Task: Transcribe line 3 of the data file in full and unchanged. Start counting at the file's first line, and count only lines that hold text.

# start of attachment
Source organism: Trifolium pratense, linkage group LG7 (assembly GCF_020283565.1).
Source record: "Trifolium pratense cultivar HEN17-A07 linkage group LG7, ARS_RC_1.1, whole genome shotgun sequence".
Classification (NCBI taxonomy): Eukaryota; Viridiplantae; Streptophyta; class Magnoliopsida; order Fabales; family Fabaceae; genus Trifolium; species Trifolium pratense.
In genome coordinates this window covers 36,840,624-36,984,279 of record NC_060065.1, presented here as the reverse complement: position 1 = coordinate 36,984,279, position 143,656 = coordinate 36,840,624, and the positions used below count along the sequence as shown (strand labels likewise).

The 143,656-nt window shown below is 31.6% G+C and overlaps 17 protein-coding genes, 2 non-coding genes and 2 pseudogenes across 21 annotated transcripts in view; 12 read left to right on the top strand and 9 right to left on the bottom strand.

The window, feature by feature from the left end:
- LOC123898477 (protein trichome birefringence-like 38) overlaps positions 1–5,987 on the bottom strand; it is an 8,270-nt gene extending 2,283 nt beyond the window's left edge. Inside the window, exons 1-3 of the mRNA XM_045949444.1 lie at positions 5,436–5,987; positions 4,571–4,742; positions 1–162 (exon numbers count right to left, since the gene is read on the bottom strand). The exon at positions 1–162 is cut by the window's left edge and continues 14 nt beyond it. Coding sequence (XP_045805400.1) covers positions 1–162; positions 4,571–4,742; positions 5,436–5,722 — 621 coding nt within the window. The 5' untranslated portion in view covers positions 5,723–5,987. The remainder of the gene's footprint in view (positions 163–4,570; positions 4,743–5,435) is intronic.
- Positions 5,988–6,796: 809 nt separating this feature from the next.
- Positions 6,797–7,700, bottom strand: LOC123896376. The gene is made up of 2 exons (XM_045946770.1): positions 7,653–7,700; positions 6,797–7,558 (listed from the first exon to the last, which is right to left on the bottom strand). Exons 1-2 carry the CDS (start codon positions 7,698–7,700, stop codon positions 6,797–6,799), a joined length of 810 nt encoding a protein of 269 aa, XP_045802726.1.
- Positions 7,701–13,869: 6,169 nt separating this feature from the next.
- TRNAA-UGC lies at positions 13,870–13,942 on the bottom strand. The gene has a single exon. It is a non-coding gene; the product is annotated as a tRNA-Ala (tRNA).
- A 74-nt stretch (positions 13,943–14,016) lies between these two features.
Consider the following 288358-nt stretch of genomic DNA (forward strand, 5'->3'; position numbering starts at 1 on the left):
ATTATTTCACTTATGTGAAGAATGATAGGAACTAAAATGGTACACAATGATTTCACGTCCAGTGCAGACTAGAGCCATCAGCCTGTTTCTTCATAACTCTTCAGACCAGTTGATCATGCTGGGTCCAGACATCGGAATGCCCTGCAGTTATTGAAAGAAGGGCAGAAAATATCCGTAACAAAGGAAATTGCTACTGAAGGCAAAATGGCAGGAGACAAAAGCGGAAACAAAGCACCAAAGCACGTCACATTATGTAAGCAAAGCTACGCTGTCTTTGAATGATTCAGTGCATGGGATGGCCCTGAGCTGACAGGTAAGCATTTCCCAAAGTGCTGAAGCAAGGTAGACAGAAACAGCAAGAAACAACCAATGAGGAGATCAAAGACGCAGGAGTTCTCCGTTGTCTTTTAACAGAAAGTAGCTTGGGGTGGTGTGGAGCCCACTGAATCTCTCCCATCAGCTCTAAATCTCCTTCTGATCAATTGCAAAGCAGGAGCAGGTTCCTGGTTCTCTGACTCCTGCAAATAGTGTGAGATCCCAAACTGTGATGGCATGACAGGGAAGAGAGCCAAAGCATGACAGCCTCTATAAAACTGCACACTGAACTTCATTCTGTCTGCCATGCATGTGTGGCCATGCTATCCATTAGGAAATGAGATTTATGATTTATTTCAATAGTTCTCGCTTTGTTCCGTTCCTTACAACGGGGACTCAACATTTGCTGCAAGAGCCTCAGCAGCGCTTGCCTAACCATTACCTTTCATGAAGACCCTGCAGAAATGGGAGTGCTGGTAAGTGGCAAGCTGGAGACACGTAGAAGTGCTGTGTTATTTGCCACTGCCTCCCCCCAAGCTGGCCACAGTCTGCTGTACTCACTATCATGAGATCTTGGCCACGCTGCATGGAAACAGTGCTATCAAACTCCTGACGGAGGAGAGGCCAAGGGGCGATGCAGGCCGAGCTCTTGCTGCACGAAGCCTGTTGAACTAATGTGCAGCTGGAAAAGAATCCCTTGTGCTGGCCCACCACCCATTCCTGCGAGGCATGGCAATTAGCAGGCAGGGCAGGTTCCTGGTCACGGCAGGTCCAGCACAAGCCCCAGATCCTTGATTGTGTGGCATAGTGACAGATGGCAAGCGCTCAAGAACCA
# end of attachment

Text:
Classification (NCBI taxonomy): Eukaryota; Viridiplantae; Streptophyta; class Magnoliopsida; order Fabales; family Fabaceae; genus Trifolium; species Trifolium pratense.